Sometimes the waders will have shaded or unshaded water behind them leading to dark green or blue backgrounds. I generally photograph cormorants fishing on the south side of bridge form a standing or kneeling posture and capture a wavy background. From a ground pod, you can achieve maximum isolation of the birds, but with the opportunity cost noted above. If you stand north of the bridge you will generally be at a disadvantage–with one exception. When birds fish on the north side they are very close close to the shore, allowing for some really tight shots . . . .

Now, get out there and photograph some birds!

Neotropic Cormorant with Plecostomus, Fiorenza Park, Houston, Texas
Neotropic Cormorant with Big “Plecostomus,” Fiorenza Park, Houston, Texas. This is a low angle shot (kneeling) of a bird at close range. Canon EOS 7DII/600mm f/4L IS (+1.4x TC). Natural light.
Neotropic Cormorant with Shad, Fiorenza Park, Houston, Texas
Butter Beak: Neotropic Cormorant with Shad, Fiorenza Park, Houston, Texas. Canon EOS 5DIII/600mm f/4L IS (+1.4x TC). Shot from ground pod. Natural light.

©2017 Christopher R. Cunningham. All rights reserved. No text or images may be duplicated or distributed without permission.

Dunlin!

Isn’t life a series of images that change as they repeat themselves? –Andy Warhol

Dunlin in Breeding Color, Lake Superior, Wisconsin
Dunlin (Breeding), South Shore, Lake Superior, Wisconsin. The bright rufous back is unique for a North American sandpiper. Note how trim this bird is compared to the Texas fatties below! Flying a few thousand miles will definitely get a bird in shape! This bird was still on its way to the Arctic. Photo taken in June, 2013. Canon EOS 7D/500mm f/4L IS (+1.4x TC). Natural light.

I continue to find bird watching a most challenging hobby. This week, after reading an article about cormorant identification, I discovered to my horror that I had misidentified several birds in previous posts. I was going by a common field mark (no yellow lores on Neotropic Cormorants), published in many field guides—that is wrong! As a result, I went through the entire blog and made corrections.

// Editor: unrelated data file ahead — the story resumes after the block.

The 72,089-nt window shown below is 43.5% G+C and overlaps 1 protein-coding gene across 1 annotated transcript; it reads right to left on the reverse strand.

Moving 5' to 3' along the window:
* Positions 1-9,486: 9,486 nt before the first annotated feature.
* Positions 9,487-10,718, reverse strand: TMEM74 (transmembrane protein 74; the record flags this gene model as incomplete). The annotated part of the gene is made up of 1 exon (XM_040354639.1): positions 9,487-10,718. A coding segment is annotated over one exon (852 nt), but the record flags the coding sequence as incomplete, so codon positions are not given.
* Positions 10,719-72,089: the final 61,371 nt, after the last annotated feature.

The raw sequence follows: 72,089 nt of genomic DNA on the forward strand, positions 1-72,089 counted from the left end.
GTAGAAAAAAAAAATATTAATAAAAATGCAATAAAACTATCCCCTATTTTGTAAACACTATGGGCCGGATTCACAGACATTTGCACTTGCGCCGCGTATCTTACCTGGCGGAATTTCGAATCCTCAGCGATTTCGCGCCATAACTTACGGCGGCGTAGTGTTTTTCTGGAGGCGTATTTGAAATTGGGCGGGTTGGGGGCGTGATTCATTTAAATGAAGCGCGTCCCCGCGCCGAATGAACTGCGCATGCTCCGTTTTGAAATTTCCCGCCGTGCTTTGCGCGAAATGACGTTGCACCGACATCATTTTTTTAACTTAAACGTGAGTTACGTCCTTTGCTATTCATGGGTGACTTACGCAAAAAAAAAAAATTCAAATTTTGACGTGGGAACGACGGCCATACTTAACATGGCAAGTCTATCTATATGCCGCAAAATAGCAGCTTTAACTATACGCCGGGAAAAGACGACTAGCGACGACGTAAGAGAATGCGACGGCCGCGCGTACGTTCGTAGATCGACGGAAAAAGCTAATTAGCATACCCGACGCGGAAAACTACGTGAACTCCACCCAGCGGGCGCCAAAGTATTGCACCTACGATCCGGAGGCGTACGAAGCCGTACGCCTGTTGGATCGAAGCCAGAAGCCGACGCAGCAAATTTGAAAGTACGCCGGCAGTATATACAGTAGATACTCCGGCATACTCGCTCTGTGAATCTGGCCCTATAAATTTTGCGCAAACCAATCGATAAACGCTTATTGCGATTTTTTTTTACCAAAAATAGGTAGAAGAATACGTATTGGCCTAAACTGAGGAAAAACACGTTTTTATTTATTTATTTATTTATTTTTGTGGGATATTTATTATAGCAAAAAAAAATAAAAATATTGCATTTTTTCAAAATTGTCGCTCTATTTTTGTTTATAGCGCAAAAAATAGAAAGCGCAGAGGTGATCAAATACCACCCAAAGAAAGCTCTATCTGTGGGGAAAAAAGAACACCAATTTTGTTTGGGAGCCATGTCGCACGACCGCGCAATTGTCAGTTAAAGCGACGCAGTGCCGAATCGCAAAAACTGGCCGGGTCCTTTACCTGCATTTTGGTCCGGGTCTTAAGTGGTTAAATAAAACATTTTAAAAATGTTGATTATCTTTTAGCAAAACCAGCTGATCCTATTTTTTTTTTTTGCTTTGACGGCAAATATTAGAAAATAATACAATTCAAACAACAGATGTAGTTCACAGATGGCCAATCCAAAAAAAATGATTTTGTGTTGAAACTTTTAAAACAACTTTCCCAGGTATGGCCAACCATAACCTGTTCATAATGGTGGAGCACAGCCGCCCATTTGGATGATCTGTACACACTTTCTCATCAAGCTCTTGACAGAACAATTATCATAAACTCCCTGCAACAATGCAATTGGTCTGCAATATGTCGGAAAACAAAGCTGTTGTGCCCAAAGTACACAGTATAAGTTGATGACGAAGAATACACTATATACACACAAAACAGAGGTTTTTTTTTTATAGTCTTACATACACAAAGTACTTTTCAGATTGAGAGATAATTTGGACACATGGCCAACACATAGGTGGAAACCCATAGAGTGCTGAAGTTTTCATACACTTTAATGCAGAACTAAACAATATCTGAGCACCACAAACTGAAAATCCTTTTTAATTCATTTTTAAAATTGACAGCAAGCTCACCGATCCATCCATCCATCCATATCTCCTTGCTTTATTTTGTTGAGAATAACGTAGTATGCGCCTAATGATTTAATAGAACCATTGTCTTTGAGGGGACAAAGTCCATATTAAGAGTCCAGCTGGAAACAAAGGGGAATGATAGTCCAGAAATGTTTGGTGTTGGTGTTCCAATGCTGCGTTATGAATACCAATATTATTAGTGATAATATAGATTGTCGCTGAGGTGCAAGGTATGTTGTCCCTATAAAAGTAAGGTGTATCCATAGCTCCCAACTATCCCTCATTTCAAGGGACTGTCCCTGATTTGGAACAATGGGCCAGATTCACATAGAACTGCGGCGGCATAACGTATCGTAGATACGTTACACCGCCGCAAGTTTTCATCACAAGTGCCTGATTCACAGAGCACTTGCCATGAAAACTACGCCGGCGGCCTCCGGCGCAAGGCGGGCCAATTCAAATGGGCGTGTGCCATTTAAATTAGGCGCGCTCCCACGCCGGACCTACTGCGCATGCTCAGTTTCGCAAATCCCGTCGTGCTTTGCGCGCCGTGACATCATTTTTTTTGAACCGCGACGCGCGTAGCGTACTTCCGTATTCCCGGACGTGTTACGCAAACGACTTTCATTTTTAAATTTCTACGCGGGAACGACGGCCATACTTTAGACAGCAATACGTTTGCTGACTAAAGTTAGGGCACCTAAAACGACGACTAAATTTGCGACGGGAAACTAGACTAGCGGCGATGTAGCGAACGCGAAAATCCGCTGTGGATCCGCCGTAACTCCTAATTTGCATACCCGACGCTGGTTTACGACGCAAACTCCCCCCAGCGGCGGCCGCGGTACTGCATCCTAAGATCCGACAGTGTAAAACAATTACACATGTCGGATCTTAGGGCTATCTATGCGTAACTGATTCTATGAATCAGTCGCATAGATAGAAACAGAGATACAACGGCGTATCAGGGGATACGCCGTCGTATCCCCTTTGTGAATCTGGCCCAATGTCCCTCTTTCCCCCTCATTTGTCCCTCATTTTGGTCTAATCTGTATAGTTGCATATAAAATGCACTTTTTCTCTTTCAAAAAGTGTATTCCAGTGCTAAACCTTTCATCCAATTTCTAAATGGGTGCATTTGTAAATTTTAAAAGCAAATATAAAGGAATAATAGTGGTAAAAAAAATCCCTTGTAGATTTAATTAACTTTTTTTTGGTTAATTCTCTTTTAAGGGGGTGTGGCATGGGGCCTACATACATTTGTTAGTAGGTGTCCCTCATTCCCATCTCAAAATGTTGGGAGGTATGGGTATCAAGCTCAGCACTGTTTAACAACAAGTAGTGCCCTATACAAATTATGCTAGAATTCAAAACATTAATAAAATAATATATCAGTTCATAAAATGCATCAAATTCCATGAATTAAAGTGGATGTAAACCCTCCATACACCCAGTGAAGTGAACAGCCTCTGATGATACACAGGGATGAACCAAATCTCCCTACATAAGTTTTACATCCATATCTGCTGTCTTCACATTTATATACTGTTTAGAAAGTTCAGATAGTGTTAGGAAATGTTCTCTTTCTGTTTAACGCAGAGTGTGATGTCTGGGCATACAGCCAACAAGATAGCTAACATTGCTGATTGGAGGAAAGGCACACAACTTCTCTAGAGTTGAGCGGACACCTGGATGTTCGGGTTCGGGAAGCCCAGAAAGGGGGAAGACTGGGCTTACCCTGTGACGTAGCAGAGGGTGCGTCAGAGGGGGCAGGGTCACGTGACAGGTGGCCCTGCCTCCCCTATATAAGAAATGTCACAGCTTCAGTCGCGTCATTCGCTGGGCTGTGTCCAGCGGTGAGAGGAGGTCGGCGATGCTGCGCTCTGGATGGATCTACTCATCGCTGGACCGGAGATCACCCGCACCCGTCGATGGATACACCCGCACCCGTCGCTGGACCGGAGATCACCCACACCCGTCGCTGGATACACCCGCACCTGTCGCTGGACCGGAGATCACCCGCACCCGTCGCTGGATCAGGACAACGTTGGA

Small sandpipers, too, are the stuff of nightmares, as far as bird identifications go. For some reason, I often find myself staring at Dunlins, trying to establish a gestalt to distinguish them from the other look-alike cutie-pie sandpipers they might be . . . .

Dunlin, East Beach, Galveston Island, Texas
Dunlin (transitional), East Beach, Galveston Island, Texas. Photo taken this spring. Canon EOS 7DII/600mm f/4L IS (+1.4x TC). Natural light.

Because Dunlins breed in the Arctic and winter along the Texas Gulf Coast, we usually don’t see them in their distinctive breeding colors. This spring I’ve seen a few transitioning into breeding plumage, though. And in those cases, it really helped with the identification—especially the black belly feathers coming in, which are unique for a Texas sandpiper. Otherwise, I’m looking for black legs and a long, droopy black beak on a butterball. If you see these features, you’ve only got to make sure you haven’t got a Western Sandpiper, and you’re done—except for figuring out what the bird’s up to!

Dunlin, Frenchtown Road, Bolivar Peninsula, Texas
Dunlin (Nonbreeding), Frenchtown Road, Bolivar Peninsula, Texas. Photo taken November 7, 2016. Canon EOS 7DII/600mm f/4L IS (+1.4x TC). Natural light.

©2017 Christopher R. Cunningham. All rights reserved. No text or images may be duplicated or distributed without permission,